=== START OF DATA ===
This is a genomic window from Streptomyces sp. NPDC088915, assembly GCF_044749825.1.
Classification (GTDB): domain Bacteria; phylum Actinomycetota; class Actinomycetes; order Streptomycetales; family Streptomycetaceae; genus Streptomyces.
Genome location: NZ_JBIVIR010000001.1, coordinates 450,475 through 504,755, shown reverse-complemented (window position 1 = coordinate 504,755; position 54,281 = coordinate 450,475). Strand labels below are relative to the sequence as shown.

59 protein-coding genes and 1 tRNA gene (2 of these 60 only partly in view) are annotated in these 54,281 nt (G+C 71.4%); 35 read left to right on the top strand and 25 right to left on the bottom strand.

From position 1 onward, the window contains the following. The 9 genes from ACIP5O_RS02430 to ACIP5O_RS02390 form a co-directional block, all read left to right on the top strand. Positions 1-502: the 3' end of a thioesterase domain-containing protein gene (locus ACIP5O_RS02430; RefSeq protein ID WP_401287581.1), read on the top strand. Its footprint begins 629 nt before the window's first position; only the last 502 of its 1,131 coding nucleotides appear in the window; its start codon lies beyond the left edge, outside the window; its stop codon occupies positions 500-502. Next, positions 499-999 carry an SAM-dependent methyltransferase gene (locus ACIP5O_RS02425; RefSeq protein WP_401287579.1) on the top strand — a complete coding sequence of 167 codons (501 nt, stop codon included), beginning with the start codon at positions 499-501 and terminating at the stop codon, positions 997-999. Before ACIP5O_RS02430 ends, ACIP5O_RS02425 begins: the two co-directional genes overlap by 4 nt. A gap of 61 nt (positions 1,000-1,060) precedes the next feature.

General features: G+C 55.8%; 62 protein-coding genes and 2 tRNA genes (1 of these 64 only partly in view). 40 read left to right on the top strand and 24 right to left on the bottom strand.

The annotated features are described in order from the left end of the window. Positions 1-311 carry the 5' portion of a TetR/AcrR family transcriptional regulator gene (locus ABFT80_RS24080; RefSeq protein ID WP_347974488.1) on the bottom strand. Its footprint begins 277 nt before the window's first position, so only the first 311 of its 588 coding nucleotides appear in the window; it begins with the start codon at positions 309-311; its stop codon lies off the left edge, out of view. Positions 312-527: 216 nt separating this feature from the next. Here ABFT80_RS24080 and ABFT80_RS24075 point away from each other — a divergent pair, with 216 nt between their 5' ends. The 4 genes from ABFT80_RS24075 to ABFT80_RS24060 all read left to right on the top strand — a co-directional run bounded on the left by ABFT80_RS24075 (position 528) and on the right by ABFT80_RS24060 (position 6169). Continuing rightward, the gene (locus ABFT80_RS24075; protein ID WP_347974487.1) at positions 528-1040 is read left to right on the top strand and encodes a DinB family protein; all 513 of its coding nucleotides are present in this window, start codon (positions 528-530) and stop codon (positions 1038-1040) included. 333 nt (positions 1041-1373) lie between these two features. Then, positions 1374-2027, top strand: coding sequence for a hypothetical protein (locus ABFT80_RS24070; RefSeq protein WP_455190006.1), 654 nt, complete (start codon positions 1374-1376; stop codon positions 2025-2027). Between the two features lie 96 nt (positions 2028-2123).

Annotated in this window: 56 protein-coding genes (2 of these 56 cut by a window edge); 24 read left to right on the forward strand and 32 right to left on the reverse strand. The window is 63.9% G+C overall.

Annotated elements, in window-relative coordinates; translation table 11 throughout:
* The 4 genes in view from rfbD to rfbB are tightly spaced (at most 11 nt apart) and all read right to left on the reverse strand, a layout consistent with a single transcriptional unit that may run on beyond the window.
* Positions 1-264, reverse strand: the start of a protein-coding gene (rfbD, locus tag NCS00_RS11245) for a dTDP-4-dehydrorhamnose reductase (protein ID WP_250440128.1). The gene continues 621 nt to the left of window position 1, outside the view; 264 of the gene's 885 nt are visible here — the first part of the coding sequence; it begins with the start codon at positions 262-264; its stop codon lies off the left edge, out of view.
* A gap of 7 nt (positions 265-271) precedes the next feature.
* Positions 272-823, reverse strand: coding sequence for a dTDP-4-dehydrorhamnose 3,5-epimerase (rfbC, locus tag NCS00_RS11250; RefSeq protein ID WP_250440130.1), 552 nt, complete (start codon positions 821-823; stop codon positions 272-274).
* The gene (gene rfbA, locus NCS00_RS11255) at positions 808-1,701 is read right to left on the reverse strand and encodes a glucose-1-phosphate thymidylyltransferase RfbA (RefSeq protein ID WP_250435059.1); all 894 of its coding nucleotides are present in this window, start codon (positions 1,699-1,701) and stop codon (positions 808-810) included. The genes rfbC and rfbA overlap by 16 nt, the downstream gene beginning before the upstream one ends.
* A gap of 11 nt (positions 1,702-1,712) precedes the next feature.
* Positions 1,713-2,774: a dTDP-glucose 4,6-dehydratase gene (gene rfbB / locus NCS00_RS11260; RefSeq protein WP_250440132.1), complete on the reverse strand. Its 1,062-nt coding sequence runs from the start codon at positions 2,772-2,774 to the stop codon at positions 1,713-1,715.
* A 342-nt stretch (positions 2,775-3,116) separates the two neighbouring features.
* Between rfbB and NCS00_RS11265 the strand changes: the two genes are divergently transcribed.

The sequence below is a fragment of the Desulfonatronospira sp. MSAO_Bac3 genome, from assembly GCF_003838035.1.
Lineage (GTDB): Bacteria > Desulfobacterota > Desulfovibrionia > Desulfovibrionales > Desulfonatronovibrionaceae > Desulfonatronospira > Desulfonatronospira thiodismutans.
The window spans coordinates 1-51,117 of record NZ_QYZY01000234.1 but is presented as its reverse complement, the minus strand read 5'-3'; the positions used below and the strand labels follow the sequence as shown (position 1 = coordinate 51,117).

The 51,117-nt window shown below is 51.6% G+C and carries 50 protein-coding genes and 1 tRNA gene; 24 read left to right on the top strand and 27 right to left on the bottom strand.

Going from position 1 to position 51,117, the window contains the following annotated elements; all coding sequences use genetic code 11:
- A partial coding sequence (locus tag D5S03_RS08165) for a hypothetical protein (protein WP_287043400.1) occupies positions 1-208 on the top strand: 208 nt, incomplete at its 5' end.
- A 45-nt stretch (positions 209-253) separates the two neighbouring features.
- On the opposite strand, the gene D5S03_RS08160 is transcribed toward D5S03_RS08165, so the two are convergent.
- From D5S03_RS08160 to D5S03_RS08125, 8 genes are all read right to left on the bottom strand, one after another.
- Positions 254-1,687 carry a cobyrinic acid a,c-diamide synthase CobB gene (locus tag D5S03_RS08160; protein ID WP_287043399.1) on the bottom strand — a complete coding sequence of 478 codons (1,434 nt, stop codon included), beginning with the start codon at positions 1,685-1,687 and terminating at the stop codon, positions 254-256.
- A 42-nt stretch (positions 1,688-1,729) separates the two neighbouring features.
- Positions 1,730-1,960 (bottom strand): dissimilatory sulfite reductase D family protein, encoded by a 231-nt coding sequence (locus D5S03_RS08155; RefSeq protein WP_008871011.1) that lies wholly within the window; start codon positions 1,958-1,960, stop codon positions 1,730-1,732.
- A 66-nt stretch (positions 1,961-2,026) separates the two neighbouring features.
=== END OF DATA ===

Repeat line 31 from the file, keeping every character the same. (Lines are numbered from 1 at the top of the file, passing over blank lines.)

- A 66-nt stretch (positions 1,961-2,026) separates the two neighbouring features.